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Measure What Matters: Identifying the Right KPIs for Your Business

By Joe Galvin, Vistage Chief Research Officer

While most businesses track key performance indicators (KPIs) to some extent, the question to ask yourself as a leader is whether you are tracking the correct metrics. Are your KPIs giving you a general report of the health of your business, or do they pinpoint progress in a specific area that is critical to growth?

Once you have the right data, the cadence for reviewing and sharing these metrics is key to using them to take action. Formal processes around reviewing and sharing KPIs communicate progress toward goals. More importantly, they can signal things are getting off track.

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Top KPIs for Vistage Members

The Q3 2018 Vistage CEO Confidence Index survey asked Vistage members to share the top five KPIs they use to measure the health of their businesses. Respondents provided more than 1,900 unique KPIs.

Unsurprisingly, the following KPIs topped the list:

  1. Revenue
  2. Sales
  3. EBITDA (earnings before interest, tax, depreciation and amortization)
  4. Gross margin
  5. Profitability

Many of the KPIs represented variations on specific themes. For example, there were 110 variations of measures related to profits. However, the majority of KPIs reported were unique. This is expected, since 58% of members said they use company-specific KPIs.

Questions to consider

Are your KPIs and business goals closely linked? If you are trying to grow your business in a specific area, make sure you have KPIs that can measure that progress.

How often do you measure KPIs? Research indicates that most Vistage members measure their KPIs on a monthly basis. However, depending on the nature of your business, you may need to measure them more frequently (e.g., daily or weekly).

Who sees the KPIs? Consider whether you’re sharing your KPIs with the right people in your organization. For example, do your frontline employees need to see them?

Are your KPIs easy to collect? If collecting your KPIs is a long and arduous process, you might want to invest in a dashboard that can easily pull reports on a weekly basis.

Are your employees rewarded for meeting KPIs? Align your employee rewards with your strategic goals. To drive sales for a new product line, you might consider compensating your sales team for new product sales, not just overall revenue.

Ensure you measure what matters. Align your strategy with your KPIs so you can track performance regularly. Challenge yourself and your leadership team to review what is measured and how those metrics align with your goals. Once you determine the KPIs, develop a plan to socialize them, and to drive accountability and improve results.


Sanjay Singh on KPIs

Sanjay Singh is president of Roll-Kraft, a family-owned business that supplies roll form tooling to various industries including tube and pipe manufacturers in the oil and gas sectors, consumer products, automotive, structural, agricultural and racking. A Vistage member since 2014, Singh says that his company structures its KPIs around on-time delivery, quality, customer satisfaction, EBITDA and new customers. He offers five recommendations for Vistage members.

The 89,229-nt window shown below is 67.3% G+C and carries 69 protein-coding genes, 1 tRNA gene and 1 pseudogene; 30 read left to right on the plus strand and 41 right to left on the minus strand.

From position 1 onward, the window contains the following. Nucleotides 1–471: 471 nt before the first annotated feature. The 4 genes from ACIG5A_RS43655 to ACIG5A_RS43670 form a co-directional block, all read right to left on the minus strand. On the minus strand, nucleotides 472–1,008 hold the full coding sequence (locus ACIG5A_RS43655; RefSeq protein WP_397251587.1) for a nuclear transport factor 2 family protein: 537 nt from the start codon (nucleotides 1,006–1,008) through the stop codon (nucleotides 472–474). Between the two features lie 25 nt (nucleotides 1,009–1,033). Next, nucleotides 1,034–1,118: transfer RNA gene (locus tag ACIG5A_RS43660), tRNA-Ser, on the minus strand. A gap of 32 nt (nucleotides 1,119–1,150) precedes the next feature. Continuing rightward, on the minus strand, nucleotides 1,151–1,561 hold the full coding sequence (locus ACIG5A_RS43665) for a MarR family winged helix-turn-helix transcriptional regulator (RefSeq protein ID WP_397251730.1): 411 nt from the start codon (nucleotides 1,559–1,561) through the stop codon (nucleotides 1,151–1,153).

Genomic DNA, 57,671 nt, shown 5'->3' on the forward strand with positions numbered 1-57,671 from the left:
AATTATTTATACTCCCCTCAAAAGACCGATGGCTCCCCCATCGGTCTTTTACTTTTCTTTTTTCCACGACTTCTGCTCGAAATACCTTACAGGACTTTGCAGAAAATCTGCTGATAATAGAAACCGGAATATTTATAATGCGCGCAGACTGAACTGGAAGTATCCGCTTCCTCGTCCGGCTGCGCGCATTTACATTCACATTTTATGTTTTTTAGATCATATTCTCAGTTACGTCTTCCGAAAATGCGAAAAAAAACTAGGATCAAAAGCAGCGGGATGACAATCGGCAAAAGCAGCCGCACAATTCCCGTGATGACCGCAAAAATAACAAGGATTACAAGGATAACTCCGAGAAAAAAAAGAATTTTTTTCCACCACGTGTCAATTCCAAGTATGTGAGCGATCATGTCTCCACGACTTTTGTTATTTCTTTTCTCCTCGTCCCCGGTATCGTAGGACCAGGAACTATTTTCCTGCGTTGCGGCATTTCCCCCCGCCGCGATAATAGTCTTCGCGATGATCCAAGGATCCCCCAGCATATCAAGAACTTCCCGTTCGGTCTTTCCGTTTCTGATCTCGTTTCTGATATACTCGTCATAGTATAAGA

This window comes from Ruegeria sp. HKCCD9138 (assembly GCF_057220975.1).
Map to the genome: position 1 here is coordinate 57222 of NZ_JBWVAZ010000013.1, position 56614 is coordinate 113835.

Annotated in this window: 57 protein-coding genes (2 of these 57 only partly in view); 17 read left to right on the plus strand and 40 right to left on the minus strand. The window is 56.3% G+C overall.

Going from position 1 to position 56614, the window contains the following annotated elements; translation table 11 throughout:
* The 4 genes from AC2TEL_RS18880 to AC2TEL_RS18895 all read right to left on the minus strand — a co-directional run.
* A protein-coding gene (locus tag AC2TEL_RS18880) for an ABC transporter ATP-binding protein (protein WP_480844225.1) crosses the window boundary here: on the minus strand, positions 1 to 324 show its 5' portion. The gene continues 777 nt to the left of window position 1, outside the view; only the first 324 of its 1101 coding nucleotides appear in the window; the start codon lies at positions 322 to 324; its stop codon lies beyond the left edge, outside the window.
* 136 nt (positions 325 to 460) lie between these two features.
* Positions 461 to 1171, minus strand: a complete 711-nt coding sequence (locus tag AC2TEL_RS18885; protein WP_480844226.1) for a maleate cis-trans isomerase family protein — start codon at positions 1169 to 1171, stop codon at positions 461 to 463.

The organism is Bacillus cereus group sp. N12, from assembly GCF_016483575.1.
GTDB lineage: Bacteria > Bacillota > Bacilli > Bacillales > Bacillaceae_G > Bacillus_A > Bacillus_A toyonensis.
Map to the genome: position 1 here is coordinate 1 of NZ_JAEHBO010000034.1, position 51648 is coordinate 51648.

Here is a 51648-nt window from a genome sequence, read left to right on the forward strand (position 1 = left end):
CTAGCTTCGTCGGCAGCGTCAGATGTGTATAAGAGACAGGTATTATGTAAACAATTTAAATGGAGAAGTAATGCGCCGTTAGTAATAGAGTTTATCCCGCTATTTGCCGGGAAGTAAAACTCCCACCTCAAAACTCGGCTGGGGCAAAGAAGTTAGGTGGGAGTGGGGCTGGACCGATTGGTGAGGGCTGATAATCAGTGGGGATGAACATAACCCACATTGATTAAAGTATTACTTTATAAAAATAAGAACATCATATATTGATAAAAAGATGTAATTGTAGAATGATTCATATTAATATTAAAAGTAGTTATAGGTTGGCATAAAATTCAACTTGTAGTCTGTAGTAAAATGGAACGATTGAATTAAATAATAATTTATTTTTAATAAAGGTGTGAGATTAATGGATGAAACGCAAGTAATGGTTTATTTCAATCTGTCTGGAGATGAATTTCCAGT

Know what guides you. My company uses cash, vision and organizational systems to guide our decisions. Cash shows us where we’re leading or lagging. Vision is where we want to go long term, which influences our operational framework. This involves organizational systems that guide hiring decisions, performance management and other choices.

Identify your competitive advantage. We discovered that on-time delivery and first-time performance were the factors most important to our customers. Knowing this helped shape our company vision and the kind of people we hire.

Measure what matters. Our KPIs focus primarily on our performance. These metrics are a scorecard that tells us if we’re doing well or not.

Communicate performance. We display our metrics on 80-inch monitors across our locations and also share them with employees during weekly town hall meetings. This gives our employees a sense of ownership and helps them understand their roles in our success.

Use leading indicators to determine action. One key metric for us is the volume of requests for quotes. When that goes down, we can safely predict when the general consumer GDP will inch downward—and when we should put cost-containment plans in place.

My Group’s Approach to KPIs and Accountability

Barry Fennell, principal of Wardell Builders, Inc. shares that he meets with five fellow Vistage members in the construction industry to talk KPIs over breakfast. “We share the tracking methods of our KPIs and hold one another accountable for our deliverables. It is an opportunity for each of us to learn from each other, to incorporate new ideas and be questioned on why we are doing what we are doing.”

This has proven to be very effective and a worthwhile endeavor. “We also are reviewing current market trends and the impact on the construction industry in our area. As a team, we discuss the labor shortage and hiring techniques so we can prepare for the inevitable changes in the economy. As a subgroup, this is some of the value we get from the Vistage practices in our businesses.”


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